from the book
An old man taking inventory of accumulated griefs and failings, fanning smouldering memories, picking among the ashes for scraps of vindication, something to settle the heave in the pit of my stomach. I come here in all weather, oblivious to the chill in the air as the months slip by toward winter. September, November, December, those embers of the dying year. ...
I am like a ghost among them, but my presence does not haunt them. I am just some sordid business from the past for the proper authorities to deal with. I scorn their judgment, but unless I be judged I am nothing. So I take pen and paper and turn to you, Antoine.
Advance Praise for To Antoine
We are what we remember. This overwhelming story asks: does Peter Enns dare to remember what he has done and not done, what was done to him by those he loved, or hated; including Antoine, his brother, mentor … his idol. Good reader, dare to follow Peter as he unflinchingly remembers himself. And you will discover the beauty, the guilt, the goodness, the horror of being a human being in the (as he calls it) “demented” 20thcentury.
- Rudy Wiebe
To Antoine is a powerful novel that digs deeply into the lives of Mennonite families and their friends over a 60-year period, from their struggles for survival in Stalin’s Russia and Hitler’s Germany to their creation of new identities in South America and Canada.
Erwin Wiens, a great story-teller, fills his sometimes noir-ish stories with tension and terror, whether as comedy or tragedy. His narrator is Peter Enns, son of a Mennonite artist and photographer. In 1991-92 Peter, by then in Canada, writes a series of letters to Antoine: Anton Antonovich, a child of former Russian gentry. When Peter was six, Antoine 11, the boys were brought together when Mary Gordon, a Scottish nanny, secretly deposited Antoine with Peter’s family. Secrets of Peter’s war-time deeds haunt him as he struggles to vindicate himself.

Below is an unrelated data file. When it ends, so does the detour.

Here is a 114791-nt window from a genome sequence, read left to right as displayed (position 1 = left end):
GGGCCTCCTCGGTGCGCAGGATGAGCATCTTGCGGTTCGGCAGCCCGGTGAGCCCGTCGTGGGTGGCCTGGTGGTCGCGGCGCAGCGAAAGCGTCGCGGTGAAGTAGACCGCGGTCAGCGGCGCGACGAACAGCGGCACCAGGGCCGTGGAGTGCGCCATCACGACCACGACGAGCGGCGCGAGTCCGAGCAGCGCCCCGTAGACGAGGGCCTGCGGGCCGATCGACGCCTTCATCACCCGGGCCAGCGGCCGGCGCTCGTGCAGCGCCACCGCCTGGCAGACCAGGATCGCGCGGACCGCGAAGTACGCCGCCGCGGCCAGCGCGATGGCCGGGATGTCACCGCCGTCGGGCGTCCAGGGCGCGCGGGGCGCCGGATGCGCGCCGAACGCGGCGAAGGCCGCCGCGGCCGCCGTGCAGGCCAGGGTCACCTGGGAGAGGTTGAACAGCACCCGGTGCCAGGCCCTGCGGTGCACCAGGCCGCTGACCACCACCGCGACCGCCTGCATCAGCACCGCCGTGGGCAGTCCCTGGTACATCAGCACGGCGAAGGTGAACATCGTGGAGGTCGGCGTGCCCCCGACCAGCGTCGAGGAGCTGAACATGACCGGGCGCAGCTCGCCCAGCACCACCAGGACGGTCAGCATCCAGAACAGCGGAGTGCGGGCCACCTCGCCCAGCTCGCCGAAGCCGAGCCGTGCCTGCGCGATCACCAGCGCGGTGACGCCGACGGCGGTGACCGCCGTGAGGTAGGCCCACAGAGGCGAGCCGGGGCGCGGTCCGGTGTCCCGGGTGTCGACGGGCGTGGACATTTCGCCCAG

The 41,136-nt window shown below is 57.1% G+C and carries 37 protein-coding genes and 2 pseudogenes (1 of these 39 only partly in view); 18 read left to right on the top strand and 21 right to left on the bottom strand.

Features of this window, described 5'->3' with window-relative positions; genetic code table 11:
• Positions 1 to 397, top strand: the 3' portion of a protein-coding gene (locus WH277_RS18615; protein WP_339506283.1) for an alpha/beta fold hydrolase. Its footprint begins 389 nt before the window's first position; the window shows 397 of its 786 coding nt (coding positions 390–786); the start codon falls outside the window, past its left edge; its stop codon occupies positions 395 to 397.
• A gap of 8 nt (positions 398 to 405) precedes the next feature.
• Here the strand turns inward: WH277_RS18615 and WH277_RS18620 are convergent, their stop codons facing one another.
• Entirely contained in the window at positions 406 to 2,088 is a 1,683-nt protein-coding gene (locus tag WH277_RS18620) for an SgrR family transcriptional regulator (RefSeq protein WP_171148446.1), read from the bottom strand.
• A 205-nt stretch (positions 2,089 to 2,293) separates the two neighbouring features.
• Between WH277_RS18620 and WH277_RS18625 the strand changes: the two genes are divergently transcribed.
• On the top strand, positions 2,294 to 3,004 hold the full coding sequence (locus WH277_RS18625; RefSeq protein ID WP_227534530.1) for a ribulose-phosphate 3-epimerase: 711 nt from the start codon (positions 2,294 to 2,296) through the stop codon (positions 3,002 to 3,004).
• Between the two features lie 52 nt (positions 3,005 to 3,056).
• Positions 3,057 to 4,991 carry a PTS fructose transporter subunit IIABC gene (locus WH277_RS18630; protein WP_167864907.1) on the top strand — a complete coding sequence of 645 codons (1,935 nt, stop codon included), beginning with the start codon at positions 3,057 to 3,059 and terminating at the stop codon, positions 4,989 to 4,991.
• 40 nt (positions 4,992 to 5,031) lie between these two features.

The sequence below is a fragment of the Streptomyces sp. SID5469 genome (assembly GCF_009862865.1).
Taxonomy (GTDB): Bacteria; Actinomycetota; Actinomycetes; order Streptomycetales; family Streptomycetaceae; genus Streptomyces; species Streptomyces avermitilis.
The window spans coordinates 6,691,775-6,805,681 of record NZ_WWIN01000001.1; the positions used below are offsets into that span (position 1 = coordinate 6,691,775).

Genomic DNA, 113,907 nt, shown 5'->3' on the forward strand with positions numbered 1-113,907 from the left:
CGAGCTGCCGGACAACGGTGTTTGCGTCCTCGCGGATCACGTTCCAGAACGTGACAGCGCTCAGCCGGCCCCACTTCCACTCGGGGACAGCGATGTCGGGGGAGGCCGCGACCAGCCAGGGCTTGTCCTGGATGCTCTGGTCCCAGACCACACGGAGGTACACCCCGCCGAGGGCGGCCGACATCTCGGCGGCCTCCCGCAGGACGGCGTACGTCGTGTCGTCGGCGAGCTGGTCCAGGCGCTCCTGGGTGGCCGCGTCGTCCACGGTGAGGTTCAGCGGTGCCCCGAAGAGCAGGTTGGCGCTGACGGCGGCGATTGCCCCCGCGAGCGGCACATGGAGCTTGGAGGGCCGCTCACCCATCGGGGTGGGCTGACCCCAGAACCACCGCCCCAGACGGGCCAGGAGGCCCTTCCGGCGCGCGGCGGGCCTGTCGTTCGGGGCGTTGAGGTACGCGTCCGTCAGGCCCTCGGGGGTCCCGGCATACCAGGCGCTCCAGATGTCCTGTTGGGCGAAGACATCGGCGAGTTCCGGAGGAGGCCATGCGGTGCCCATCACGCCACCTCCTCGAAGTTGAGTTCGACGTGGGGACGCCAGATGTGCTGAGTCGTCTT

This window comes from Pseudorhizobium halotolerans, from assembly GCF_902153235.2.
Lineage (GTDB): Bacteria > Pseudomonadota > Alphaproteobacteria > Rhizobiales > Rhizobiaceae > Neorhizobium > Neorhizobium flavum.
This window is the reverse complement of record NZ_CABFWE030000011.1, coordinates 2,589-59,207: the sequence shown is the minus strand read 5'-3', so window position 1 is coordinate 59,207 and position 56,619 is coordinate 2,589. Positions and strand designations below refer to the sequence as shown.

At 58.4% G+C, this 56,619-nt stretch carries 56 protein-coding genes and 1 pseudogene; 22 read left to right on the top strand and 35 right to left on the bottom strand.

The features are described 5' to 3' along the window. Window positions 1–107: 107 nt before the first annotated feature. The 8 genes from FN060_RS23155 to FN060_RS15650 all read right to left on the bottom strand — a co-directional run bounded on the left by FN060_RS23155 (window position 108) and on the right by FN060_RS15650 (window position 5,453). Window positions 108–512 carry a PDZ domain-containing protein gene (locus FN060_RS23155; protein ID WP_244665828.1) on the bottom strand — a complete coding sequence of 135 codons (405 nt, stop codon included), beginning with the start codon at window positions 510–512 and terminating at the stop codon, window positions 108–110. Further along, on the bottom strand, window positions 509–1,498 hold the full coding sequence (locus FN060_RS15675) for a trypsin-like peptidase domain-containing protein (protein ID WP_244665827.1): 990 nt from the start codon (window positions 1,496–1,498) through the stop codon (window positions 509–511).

To Antoine, visceral and cerebral at once, is a quest for knowledge and forgiveness. It is a vivid portrait of bit players in the chaos of twentieth-century mayhem: of pragmatism and idealism; of loyalties and betrayals; of opportunism and deceit, complicity and revenge.
- Paul Tiessen
Erwin Wiens takes us into the lives of individual Russian Mennonites whose communities were destroyed during the communist revolution, who identified with the German forces during their 1941-43 occupation, and who then, in a few instances, became involved with the Nazis and their atrocities. After the war they make their way to Paraguay and to Canada, but they carry their past with them. Wiens’ careful research into the historical context, his breakdown of the story into readable segments, and his vivid portrayal of the characters in this cauldron of life and death, integrity and betrayal, courage and opportunism, make this book highly informative, deeply challenging, and hard to put down. The book does not argue for a particular ‘verdict of history;’ instead, it brings us close to human beings in this heart-rending chapter of Mennonite history, leaving us to reflect on the similar experience of many others.
- William Janzen